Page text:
Posts Tagged ‘bipedal walker’

1923 – Walking Lunar Rover (Science Fiction) – Homer Eon Flint (American)

The vehicle in the book is described as being bee-like; when not flying, then walking.

During the 1920s and 1930s, the lunar rovers of science fiction were sometimes more humorous than scientific. Homer Eon Flint, in 1923, proposed in his novel "Out of the Moon"  what might be termed an ornithomorphic design.  It resembled a large, two-legged, bird like rover that walked across the Moon.  

Other related information:

In the book Devolutionist, space travelers experiment with Venusian methods of telepathic space travel. They leave our solar system to discover and explore the earthlike planet Capellette of the star Capella. In the Emancipatrix, they go to the planet Sanus of the star Arcturus. In both unique worlds, they become embroiled in the struggles and challenges of the inhabitants, and much more. This is Book Two of the Dr. Kinney adventures. (Summary by A.Gramour)

The above book cover shows the vehicle to be an ornithopter, but the landing gear (the legs) are not shown.

For a more recent walking ornithopter, see here.

Homer Eon Flint (1888 as Homer Eon Flindt – 1924) was a writer of pulp science fiction novels and stories. He began working as a scenarist for silent films (reportedly at his wife's insistence) in 1912. In 1918 he published "The Planeteer" in All-Story Weekly. His "Dr. Kinney" stories were reprinted by Ace Books in 1965, and with Austin Hall he co-wrote the novel The Blind Spot. Reportedly he died as a result of an involvement in a bank robbery attempt. According to his granddaughter the only witness, was himself a gangster.

See all the known Steam Men and early Walking Machines here.

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1956 – “CABER” Bipedal Walking Model – Peter Holland (British)

Cyclic Action Bipedal Electric Railway by W. P. Holland
Model Maker January 1956

The problem in view this month is that of penetrating dense scrub country – solved by taking big steps: indeed, when this machine throws its track nonchalantly over its left shoulder it fairly stamps its way through the offending greenery. You will see from the cycle of operation the general principle; the car runs the length of the rail, and, running past the front pylon, upsets the balance of the track unit, causing it to swing up and over, the rear end now becoming the front: and landing on the pylon again ready for the car to proceed once more.
If you want to emulate the Scots and try tossing the "Caber".

Click on these images below for a high-res version of the complete article:


Thanks to David Buckley in providing the material and idea for this post.

For other Walking models by W. Peter Holland, see my other posts here.

For a similar concept, see Prof. Katsyu's Walking-beam model.


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1963c – Two-Legged Walker – Meredith Thring (Australian/British)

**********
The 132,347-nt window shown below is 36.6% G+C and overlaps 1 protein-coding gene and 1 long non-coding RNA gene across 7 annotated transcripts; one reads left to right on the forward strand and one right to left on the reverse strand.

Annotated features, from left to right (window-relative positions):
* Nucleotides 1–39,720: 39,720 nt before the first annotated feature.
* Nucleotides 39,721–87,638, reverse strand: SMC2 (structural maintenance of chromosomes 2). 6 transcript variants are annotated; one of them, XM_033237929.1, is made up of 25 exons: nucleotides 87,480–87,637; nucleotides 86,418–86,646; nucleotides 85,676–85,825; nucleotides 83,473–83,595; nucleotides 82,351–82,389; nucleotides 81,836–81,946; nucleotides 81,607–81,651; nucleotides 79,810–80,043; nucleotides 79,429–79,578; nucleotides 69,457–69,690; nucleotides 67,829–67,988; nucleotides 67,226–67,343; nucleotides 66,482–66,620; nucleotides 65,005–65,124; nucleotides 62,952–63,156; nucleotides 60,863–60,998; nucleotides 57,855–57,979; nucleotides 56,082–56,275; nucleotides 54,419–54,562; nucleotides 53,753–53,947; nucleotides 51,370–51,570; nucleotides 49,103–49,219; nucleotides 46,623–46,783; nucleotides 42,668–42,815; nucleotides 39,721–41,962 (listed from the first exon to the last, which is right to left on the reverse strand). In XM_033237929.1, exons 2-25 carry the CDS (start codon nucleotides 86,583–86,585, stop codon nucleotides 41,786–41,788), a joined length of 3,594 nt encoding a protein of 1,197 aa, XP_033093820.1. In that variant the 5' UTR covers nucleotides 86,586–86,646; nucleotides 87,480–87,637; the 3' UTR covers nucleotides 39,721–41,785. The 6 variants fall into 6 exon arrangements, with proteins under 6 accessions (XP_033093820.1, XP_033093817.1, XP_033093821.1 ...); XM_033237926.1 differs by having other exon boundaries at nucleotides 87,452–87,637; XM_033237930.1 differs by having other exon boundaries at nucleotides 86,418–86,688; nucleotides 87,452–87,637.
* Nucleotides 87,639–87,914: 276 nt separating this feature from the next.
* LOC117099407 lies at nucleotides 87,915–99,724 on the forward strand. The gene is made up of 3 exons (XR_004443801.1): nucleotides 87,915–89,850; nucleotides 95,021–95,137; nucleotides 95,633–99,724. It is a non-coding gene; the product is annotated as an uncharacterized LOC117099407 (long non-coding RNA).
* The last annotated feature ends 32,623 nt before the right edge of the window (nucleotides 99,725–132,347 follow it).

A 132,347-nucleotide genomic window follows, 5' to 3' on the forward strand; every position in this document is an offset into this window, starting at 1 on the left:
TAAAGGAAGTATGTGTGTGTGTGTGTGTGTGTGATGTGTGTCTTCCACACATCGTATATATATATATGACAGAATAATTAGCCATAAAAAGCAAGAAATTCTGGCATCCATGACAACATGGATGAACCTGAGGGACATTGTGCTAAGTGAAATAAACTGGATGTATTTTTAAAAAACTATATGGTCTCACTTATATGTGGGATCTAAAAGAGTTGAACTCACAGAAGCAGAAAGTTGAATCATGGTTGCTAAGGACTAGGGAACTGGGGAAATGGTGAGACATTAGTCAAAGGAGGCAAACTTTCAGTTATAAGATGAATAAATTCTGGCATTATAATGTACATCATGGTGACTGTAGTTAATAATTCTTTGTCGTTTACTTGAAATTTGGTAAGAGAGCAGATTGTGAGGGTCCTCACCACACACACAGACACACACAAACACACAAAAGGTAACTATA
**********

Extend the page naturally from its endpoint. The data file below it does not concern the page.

Source: How to Invent: M.W. Thring and E.R. Laithwaite, 1977.

In the first stage of an attempt to make a powered artificial leg I analysed the essential mechanism of human walking and produced the device shown above which walks on two legs by bending the knee as the thigh begins to swing forward and straightening it as it begins to swing backward.


Thring with 2-legged walker.

Prior to the above electric-powered walker, Thring built a compressed-air powered mode. 

Source: Robots and Telechirs, M.W. Thring, 1983.

Figure 6.26 shows the linkage mechanism used by Thring in some early studies for a powered orthotic or prosthetic leg. This consists of two parallelograms so that two pneumatic cylinders can provide the whole walking movement and the foot is maintained parallel to the ground. The upper cylinder swings the leg by changing the diagonal of the upper parallelogram, while the lower one lifts the foot by bending the knee.

Fig. 6.26 — Pantograph leg mechanism.

Source: New Scientist, 7 Mar 1963.

… when a domestic robot will take over the routine of running a house ….. the fortunate house-holder ought to be able to turn a switch and give the robot instructions to do  everything. It will make the beds. change the sheets, dust the whole place. vacuum, clean the carpets, lay the table and clear it and look after other machines as well —it could be instructed, for instance, to feed the washing machine.
The machine would have to walk, not run on wheels, so that it could negotiate the edges of carpets and go up and down stairs. A mechanism for doing this has been developed at Sheffield. It works by a system of telescopic legs and feet and an extendable cantilever arm. Professor Thring showed a film of the machine, powered from a compressed air line,
coming down a flight of steps and then propelling itself along the flat, rather like a monkey taking the weight on its knuckles and swinging its back legs forward.

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